I am beautiful, O mortals!
As a dream of stone.
Yes, she was coming to life!
I stood back, my face twitching with excitement.
Those granite limbs – blood flowed beneath their impregnable gloss, through her iron arteries.
Behind her was my workbench. A skull. My books. My instruments. On the wall was a chart – the internal labyrinth of the body in grey and pink.
Her cheeks were so pale, almost transparent. Her bones were visible through her translucent flesh.
She stood before me on the plinth. And I knelt down before her on the bare boards of the studio where, for exactly twelve months, I had laboured in solitude and rigorous asceticism: the studio-prison which I hated and loved.
She was coming to life!
Scattered about on the floor were my drawings, the sketches that preceded the Magnum Opus. There were my notebooks – a commentary on my anguish – sallow pages, devoid of sentiment. In the corner, leaning against the wall, were several metal limbs, two hands made of marble, a thigh carved from jade and part of the female skeleton cunningly articulated.
Before me a veined, marble hand was raised with a mechanical jerk. The mirrors, inlaid only the previous morning dazzled me as light bounced from their polished surfaces.
I hid my face.
But I had to look, I had to see.
Her body moved. The filigree globe of the stomach revolved within the flawless structure of her granite pelvis. You know, I had to admire the craftsmanship – the craftsmanship that had created this vitrified vision now waking before my very eyes.
Eight foot tall, she towered over me. Her thighs were impregnated with the fires of domination. Her massive breasts contained curdled ecstasy.
For six weeks I had laboured, inscribing passages from The Astral Beastiary on each eyelid. Her limbs were ingeniously interlaced with the finest platinum wire. Her eyes were dead white. Scarabs clung to her ears.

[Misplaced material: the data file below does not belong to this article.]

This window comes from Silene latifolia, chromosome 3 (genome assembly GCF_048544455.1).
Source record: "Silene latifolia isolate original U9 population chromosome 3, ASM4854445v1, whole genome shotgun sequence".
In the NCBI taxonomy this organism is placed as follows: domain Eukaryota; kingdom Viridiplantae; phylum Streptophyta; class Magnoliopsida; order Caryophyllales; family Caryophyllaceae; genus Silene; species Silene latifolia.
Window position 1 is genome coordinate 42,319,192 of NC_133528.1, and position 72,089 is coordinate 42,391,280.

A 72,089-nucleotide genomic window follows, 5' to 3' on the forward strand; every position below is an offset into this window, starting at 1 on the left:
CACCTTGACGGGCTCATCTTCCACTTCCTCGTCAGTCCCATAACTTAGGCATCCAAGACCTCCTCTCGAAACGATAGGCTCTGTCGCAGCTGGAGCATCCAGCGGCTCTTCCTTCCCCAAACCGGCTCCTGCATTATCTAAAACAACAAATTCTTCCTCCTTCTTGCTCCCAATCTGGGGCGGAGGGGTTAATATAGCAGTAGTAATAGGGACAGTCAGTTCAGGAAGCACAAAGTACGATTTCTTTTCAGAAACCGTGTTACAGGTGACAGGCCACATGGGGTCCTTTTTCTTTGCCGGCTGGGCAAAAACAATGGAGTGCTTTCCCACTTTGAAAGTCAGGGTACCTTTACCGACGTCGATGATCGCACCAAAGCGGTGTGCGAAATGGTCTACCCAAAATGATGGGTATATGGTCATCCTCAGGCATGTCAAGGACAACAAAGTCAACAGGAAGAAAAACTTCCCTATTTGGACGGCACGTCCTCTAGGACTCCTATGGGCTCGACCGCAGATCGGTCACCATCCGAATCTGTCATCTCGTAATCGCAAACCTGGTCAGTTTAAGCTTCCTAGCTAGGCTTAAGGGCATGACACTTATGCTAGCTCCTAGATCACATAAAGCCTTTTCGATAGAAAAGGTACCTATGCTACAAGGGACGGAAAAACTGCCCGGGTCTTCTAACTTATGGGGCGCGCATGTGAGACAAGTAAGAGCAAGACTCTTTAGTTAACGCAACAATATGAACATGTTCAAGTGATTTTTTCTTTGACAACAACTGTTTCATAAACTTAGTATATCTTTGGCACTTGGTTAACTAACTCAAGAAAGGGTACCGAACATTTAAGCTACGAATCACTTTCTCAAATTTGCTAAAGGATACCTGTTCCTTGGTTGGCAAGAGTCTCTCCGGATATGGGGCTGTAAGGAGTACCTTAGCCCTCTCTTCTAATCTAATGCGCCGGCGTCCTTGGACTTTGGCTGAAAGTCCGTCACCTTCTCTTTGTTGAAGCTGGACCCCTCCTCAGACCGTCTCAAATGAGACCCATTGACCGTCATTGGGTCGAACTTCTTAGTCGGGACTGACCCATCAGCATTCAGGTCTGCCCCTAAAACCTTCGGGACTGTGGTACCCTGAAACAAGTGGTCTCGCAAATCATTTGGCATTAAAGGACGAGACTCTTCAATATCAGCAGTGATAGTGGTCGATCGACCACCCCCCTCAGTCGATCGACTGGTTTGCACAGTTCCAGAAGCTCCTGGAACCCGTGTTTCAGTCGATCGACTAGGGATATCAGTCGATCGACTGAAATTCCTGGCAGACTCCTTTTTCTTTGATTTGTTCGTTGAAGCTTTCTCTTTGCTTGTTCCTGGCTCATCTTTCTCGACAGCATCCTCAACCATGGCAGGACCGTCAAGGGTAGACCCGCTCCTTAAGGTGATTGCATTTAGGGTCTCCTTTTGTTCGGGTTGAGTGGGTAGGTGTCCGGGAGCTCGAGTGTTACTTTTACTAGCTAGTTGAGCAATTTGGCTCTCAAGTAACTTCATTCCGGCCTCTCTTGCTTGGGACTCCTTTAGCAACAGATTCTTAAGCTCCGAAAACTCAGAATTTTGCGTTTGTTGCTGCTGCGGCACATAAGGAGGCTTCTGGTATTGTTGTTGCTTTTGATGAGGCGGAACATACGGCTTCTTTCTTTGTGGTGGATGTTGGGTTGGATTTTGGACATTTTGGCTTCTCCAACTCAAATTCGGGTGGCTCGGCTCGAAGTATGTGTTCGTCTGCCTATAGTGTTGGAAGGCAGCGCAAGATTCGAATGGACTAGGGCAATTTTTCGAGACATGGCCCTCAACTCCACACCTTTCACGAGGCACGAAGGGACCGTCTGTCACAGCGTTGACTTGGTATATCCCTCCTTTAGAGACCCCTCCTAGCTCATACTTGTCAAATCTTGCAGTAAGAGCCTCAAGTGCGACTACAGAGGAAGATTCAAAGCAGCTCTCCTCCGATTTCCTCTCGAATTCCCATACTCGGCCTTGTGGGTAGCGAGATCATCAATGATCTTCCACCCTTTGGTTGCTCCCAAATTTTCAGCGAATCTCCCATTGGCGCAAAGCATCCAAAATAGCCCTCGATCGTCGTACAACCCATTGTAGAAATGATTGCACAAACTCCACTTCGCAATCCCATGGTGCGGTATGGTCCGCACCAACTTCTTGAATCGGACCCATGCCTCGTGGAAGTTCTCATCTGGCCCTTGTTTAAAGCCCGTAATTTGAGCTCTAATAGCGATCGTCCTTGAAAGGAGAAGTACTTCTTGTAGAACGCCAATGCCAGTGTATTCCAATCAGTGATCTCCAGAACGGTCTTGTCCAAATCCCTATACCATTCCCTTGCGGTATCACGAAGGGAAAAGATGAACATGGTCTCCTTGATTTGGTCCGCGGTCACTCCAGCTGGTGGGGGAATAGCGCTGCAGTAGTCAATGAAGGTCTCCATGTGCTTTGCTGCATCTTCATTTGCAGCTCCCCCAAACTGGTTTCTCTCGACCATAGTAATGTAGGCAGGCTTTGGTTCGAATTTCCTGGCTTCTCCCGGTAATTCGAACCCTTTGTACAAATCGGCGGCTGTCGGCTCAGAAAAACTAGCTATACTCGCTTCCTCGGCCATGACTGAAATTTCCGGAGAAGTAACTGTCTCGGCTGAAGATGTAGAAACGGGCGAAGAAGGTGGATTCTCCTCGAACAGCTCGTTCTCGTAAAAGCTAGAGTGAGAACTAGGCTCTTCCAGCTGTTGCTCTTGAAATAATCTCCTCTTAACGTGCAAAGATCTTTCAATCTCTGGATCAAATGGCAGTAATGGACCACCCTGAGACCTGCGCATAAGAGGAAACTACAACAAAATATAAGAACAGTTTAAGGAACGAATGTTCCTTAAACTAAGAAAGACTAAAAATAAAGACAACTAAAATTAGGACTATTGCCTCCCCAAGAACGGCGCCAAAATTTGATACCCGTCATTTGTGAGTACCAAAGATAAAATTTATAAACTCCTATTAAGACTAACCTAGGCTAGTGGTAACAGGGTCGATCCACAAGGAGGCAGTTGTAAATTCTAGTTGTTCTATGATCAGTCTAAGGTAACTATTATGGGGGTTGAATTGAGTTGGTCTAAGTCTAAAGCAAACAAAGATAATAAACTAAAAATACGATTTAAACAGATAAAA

And now she was coming to life!
She was alive.
Her huge wings cast a shadow across my face as I hurriedly traced a giant crescent on the floor before advancing with instruments for The Delivery. I was about to unleash my work upon the world.
I had lined the ceiling with black velvet. I had placed a bed in the exact centre, decked out in purple and blue. Outside, beyond the orange blinds the city lay in darkness, restless, reeking.
There was a scream. I had never heard such a scream. She lurched forward, thrusting me aside with an aristocratic gesture, treading heavily on the boards of my humble studio where I had shunned daylight and friends for too long.
Now she stared at me without feeling. She looked about her. She glared into the mirrors and fell to her knees with a crash. She ran her hands across the surface of the floor, as if unable to accept the materiality of existence.
A moaning wail assaulted my ears, teetering across the threshold of sound. Sniveling and panting she lurched to the window. Anxious, aghast, I leapt to my feet in time to see her dive headlong to the pavement, a mile below.
There was a crash of seismic proportions. A wisp of purple smoke drifted up outside the shattered panes.
I looked down.
A crowd had begun to gather, gesticulating and complaining. They stared uncomprehending at the pile of mute jetsam marking the spot where she had fallen.
Some of them looked up with expectation – waiting, no doubt, for the repetition of her descent which I am now bound to make.
Drawing: The Debris of a Poet by A.C. Evans